THE ARMS LENGTH PRINCIPLE
The arm’s length principle of transfer pricing states that companies or businesses that are related to one another must make sure to charge themselves for goods and services provided as if they are unrelated. As the name implies, such companies are to transact at “arm’s length”, which is, giving no regard to the fact that they are related. The regular price which is on the open market is what related companies would charge themselves for goods and services provided.
The OECD model tax convention explains the situation where the tax authorities may correct an enterprise’s account to reflect the arm’s length principle.
Article 9 of the OECD model tax convention provides that
a) An enterprise of a Contracting State
participates directly or indirectly in the management, control, or capital of
an enterprise of the other Contracting State,
b) the same persons participate directly or indirectly in the management, control, or capital of an enterprise of a Contracting State and an enterprise of the other Contracting State, and in either case, conditions are made or imposed between the two enterprises in their commercial or financial relations which differ from those which would be made between independent enterprises, then any profits which would, but for those conditions, have accrued to one of the enterprises, but, because of those conditions, have not so accrued, may be included in the profits of that enterprise and taxed accordingly.
This paragraph explains that the taxation authority has the right to rewrite the account of an enterprise if the account does not reflect the true taxable profit because of the close relationship that might exist between the two contracting parties. Enterprises, no matter how closely knitted they are must transact as they would have with an enterprise, they have no relationship with.
2. Where a Contracting State includes in the profits of an enterprise of that State —and taxes accordingly — profits on which an enterprise of the other Contracting State has been charged to tax in that other State and the profits so included are profits which would have accrued to the enterprise of the first-mentioned State if the conditions made between the two enterprises had been those which would have been made between independent enterprises, then that other State shall make an appropriate adjustment to the amount of the tax charged therein on those profits. In determining such adjustment, due regard shall be had to the other provisions of this Convention and the competent authorities of the Contracting States shall if necessary, consult each other.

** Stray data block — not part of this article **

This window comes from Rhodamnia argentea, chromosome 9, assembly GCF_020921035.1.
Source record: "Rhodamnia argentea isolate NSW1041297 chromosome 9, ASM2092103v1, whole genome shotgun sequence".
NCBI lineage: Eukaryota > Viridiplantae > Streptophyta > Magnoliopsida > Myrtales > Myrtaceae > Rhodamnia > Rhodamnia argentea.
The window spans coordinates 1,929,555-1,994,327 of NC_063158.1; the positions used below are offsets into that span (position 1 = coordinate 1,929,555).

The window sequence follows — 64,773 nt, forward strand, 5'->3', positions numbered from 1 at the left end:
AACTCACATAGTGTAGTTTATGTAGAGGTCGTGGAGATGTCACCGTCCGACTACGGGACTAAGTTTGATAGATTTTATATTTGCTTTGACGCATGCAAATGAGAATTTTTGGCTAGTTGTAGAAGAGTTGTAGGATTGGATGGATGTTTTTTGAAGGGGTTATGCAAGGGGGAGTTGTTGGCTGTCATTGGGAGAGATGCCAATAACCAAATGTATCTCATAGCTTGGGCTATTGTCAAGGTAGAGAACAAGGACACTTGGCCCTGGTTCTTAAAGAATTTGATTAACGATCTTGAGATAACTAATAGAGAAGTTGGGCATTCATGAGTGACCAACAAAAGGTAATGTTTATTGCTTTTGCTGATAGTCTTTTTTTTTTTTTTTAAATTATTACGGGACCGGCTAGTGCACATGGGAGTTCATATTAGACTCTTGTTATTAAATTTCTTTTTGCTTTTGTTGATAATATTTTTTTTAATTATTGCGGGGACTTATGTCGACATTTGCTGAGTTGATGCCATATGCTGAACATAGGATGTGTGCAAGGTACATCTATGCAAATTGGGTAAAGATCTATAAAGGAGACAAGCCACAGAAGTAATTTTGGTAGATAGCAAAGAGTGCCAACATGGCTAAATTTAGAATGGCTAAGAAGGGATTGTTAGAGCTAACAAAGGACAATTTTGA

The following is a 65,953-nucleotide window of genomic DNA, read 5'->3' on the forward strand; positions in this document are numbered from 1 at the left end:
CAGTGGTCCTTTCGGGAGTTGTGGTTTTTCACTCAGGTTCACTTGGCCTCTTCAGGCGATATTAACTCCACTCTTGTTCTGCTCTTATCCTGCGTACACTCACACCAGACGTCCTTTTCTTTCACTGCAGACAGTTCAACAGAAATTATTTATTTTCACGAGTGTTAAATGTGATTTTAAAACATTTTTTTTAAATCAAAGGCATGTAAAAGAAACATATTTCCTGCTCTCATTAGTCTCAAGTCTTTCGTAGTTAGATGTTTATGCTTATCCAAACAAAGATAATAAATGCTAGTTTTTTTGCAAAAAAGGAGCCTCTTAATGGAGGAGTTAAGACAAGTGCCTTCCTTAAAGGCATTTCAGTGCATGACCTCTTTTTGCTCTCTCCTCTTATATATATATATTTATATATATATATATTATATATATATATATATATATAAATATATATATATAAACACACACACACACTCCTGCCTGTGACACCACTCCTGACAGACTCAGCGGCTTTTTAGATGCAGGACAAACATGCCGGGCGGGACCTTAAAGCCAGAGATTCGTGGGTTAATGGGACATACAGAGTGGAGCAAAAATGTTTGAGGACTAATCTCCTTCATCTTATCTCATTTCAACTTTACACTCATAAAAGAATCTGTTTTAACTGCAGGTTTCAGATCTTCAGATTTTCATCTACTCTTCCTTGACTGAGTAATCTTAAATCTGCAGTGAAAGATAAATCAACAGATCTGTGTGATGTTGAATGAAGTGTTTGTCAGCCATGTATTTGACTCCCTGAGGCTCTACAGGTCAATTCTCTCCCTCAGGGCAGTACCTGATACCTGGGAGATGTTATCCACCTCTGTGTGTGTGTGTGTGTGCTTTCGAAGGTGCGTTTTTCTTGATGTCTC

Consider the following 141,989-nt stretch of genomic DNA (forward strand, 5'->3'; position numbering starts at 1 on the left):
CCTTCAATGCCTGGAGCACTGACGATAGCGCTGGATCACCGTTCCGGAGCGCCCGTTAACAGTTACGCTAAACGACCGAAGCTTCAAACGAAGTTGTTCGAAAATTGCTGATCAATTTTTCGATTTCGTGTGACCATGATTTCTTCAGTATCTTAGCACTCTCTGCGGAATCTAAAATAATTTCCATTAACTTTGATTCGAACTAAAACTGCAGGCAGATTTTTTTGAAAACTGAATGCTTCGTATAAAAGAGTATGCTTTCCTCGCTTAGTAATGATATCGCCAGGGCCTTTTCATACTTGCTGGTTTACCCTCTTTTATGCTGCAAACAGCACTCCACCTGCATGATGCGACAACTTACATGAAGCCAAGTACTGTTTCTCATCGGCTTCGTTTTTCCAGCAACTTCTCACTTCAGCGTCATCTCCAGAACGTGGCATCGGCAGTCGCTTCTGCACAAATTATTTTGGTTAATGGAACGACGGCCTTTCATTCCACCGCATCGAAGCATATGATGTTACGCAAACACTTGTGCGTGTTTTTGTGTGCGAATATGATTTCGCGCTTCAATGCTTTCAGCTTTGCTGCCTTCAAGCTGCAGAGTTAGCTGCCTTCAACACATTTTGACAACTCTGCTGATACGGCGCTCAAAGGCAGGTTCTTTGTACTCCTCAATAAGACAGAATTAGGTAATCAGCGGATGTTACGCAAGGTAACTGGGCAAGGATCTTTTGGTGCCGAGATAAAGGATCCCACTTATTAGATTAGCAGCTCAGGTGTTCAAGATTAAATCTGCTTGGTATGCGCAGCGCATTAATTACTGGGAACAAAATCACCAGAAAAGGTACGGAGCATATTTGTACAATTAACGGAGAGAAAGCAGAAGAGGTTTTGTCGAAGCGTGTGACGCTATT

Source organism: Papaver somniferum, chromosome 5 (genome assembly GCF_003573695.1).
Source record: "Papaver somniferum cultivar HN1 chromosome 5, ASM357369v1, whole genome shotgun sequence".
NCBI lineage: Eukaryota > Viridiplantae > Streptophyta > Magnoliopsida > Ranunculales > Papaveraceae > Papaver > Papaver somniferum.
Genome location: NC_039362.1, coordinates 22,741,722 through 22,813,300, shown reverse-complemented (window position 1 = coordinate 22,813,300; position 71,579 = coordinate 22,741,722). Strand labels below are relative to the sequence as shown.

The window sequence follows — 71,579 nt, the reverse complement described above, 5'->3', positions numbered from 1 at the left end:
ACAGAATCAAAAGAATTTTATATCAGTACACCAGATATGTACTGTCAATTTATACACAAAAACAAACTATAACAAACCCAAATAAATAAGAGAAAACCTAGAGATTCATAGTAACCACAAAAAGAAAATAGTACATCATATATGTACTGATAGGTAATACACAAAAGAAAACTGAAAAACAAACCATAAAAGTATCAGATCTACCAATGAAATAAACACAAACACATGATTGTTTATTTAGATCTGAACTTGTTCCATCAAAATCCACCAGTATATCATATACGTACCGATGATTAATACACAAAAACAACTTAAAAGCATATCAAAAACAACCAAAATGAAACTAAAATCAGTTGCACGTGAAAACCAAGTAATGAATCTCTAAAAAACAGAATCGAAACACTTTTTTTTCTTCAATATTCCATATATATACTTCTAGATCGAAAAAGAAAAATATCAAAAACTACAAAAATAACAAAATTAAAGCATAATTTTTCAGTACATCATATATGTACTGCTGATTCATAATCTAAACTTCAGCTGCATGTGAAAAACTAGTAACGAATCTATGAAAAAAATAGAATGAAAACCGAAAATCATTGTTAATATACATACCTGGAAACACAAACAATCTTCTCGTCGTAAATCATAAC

This explains that the situation envisaged in paragraph 1 may lead to double taxation since the account of the enterprise in state A has been revised to reflect the profit which would have already been calculated as profit in state B. In such a case, state A is paying tax on the amount of profit which has already been taxed from state B and in this instance, state B has to adjust to relieve double taxation[vi]
In conforming with International standards, the Federal Inland Revenue Service (Establishment) Act 2007 Income Tax (Transfer Pricing) Regulations 2018[vii] was enacted and Regulation 4(2) defines the arm’s length principle as “a controlled transaction is at arm’s length if the conditions of the transaction do not differ from the conditions that would have applied between independent persons in comparable transactions carried out in comparable circumstances”. This provision is clear as to what the arm’s length principle is to achieve. Regulation 4(3) goes further to reiterate the position of article 9(1) of the OECD model tax convention.